Johns Hopkins Gazette: September 25, 1995

Panelists Put Breast Cancer Funding Into Political Focus

Cynthia Salter
Special to The Gazette

     Breast cancer survivors have achieved an unprecedented
influence in decision making about scientific research and
federal funding over the past 10 years. Through focused
grassroots activism and continued lobbying in Washington, D.C.,
advocates have placed breast cancer high on the public agenda and
set an example for other advocacy groups attempting to draw
attention and funding to their causes. Much work remains to be
done, however, to spread the benefits of this advocacy to
minority and low-education women.

     Questions about the interplay among grassroots advocacy,
politics and science were raised and discussed last Tuesday at a
symposium sponsored by the Institute for Women's Health Research
and Policy at the School of Hygiene and Public Health. 

     The institute is a group of faculty from various School of
Public Health departments whose mission is to improve the health
of women by conducting scholarly research on women's health,
communicating research results to the scientific and public
health community and to the general public, and applying 
research results to health services delivery and public policy.
Connie Nathanson, professor in the Department of Population
Dynamics, was the moderator.

     Three speakers, with roots in various federal government
agencies, described the history and current realities of breast
cancer, which strikes roughly 182,000 women in the United States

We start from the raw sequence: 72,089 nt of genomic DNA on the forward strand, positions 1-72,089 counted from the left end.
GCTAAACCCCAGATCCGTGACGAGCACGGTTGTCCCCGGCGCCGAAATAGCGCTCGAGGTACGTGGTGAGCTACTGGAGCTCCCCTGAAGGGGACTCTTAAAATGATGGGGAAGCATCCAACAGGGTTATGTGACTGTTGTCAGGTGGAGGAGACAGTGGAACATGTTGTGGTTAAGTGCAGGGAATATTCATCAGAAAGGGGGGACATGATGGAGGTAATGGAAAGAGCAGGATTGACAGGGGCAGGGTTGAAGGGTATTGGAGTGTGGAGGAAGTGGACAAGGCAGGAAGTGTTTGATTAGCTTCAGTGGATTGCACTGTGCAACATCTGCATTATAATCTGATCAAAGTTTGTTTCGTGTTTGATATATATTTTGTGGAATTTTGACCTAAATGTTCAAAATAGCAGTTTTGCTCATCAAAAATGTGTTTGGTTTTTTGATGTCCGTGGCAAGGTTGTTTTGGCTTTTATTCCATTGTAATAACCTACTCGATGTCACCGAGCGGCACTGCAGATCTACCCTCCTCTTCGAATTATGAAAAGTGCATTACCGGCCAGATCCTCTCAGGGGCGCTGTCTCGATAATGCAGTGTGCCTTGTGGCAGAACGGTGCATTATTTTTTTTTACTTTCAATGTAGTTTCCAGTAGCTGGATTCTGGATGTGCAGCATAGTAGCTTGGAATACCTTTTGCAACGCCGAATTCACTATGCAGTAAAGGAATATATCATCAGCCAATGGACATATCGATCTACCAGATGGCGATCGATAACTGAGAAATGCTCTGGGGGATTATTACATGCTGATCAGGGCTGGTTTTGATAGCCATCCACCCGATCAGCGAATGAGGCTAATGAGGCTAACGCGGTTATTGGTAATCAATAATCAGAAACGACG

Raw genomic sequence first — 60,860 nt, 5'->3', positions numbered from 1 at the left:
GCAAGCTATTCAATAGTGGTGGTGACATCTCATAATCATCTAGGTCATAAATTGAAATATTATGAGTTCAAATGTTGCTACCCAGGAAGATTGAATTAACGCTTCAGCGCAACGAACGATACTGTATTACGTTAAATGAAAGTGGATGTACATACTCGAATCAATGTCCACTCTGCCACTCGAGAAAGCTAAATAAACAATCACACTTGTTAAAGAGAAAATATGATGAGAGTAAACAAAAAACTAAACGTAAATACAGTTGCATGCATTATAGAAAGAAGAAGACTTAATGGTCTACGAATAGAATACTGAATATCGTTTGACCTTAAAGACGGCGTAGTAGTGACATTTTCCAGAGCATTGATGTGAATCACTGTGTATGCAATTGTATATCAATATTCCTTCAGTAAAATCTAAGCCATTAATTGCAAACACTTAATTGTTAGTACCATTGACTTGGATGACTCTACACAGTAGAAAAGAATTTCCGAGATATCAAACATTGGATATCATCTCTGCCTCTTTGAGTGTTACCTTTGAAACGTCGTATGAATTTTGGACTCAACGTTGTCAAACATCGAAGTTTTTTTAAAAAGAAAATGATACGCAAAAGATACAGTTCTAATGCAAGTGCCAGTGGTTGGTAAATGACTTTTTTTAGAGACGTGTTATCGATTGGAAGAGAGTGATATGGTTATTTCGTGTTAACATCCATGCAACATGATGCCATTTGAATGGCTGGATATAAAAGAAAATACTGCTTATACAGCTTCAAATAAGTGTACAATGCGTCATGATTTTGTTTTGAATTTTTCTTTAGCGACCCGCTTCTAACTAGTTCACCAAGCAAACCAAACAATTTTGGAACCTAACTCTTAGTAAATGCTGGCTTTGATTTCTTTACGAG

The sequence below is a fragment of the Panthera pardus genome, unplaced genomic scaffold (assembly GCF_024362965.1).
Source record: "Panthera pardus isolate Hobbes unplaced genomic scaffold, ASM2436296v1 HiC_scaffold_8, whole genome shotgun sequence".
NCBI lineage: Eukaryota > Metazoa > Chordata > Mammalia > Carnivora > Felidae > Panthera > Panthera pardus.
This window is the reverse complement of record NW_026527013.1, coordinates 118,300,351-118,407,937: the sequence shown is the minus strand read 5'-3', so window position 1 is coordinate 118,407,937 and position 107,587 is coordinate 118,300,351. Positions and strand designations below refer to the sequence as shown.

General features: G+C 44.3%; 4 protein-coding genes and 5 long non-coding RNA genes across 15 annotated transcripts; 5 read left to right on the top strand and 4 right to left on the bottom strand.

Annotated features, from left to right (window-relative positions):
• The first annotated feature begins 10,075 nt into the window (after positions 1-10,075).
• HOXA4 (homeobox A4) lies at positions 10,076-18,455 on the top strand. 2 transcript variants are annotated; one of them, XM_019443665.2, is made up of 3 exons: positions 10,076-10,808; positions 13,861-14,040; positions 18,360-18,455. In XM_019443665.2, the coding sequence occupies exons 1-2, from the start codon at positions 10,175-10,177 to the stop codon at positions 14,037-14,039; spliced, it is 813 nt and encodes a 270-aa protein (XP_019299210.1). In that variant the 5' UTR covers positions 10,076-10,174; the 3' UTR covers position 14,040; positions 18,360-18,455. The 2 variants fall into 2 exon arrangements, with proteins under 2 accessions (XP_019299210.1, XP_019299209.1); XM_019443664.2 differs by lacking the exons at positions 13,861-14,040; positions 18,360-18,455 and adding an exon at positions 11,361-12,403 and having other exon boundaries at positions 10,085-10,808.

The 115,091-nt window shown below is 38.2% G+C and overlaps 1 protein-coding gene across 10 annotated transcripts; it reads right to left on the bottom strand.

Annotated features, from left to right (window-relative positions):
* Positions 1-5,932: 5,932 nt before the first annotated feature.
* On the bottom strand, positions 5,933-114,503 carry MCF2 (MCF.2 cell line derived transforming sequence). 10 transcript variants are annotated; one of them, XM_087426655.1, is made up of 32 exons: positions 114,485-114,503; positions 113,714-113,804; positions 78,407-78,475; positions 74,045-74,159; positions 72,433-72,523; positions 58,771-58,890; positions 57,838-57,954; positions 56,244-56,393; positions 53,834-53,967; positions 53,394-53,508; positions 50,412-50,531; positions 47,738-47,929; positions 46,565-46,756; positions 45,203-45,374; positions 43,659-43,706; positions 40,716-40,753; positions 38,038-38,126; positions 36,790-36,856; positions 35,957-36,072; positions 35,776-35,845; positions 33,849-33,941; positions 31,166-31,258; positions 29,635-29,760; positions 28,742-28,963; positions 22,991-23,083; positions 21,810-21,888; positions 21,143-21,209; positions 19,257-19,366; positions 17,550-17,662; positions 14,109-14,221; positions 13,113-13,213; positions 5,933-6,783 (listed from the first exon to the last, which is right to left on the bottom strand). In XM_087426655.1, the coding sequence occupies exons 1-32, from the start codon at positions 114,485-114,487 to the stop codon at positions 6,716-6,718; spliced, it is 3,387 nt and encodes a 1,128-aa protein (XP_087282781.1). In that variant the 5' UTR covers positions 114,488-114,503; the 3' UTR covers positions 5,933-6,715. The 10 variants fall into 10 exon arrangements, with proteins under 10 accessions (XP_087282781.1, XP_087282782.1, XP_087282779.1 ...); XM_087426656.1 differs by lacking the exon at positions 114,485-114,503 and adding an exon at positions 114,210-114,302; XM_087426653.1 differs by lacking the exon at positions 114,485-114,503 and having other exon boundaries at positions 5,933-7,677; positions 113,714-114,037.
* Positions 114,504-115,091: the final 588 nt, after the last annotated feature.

and kills 46,000.

     Suzanne G. Haynes, assistant director for science with the
Office on Women's Health at the U.S. Department of Health and
Human Services, outlined the history of the National Action Plan
on Breast Cancer formed in 1993 after petitions containing 2.6
million signatures were presented to newly elected President Bill
Clinton.  Because the NAPBC, which received $10 million in
federal funding to finance breast cancer research, wanted to
encourage public-private collaboration, grant applicants were
required to work with advocacy and consumer groups.  Each group
reviewing applications included two breast cancer survivors.

     "That was a unique idea," Haynes said, "to have the breast
cancer advocates, along with the scientists, decide who got
funded. And they were terrific. They brought in aspects of the
study that the researchers hadn't thought of." 

     The NAPBC funded 99 of the 600 grant applications it
received, the majority in disease etiology, but also many in
information dissemination and consumer involvement and advocacy.

     But bringing research scientists and breast cancer survivors
together was not always easy.

     "I guess if there was anyone there at the National Cancer
Institute supportive of advocates, it's me," Haynes said. "But
it's tough to work with advocacy groups; it's a tough interplay.
Advocates need to be angry, fighting for something they believe
in. So here always is a built-in tension. But it's still good
science," she emphasized.

      Larry Kessler, director of the Office of Surveillance and
Biometrics at the Center for Devices and Radiological Health at
the U.S. Food and Drug Administration, which is focused on breast
cancer screening and mammogram use, pointed out that such
response is new for many scientists.

     "I don't think that scientists have been made to listen to
their constituents before," he said. "But that circle is
valuable. There must be tension for it to succeed. But if there's
communication, it will be productive." 

     Kathleen Muzdakis, senior legislative assistant for
Congresswoman Louise Slaughter, described the battle fought by
the Congressional Caucus on Women's Issues to ensure that
federally funded health research broaden its male focus to
include women's health issues, cautioned that even the success of 
advocacy itself can become a political tool. 

     "Breast cancer advocacy presents a striking example of  how
to cut through to focus on one issue," she said. "But it can be
used by many different sides for reasons that are not always for
advancing women's health. Breast cancer is now a
non-controversial issue used by some men politicians to appear to
be pro-woman, without supporting women on other issues."

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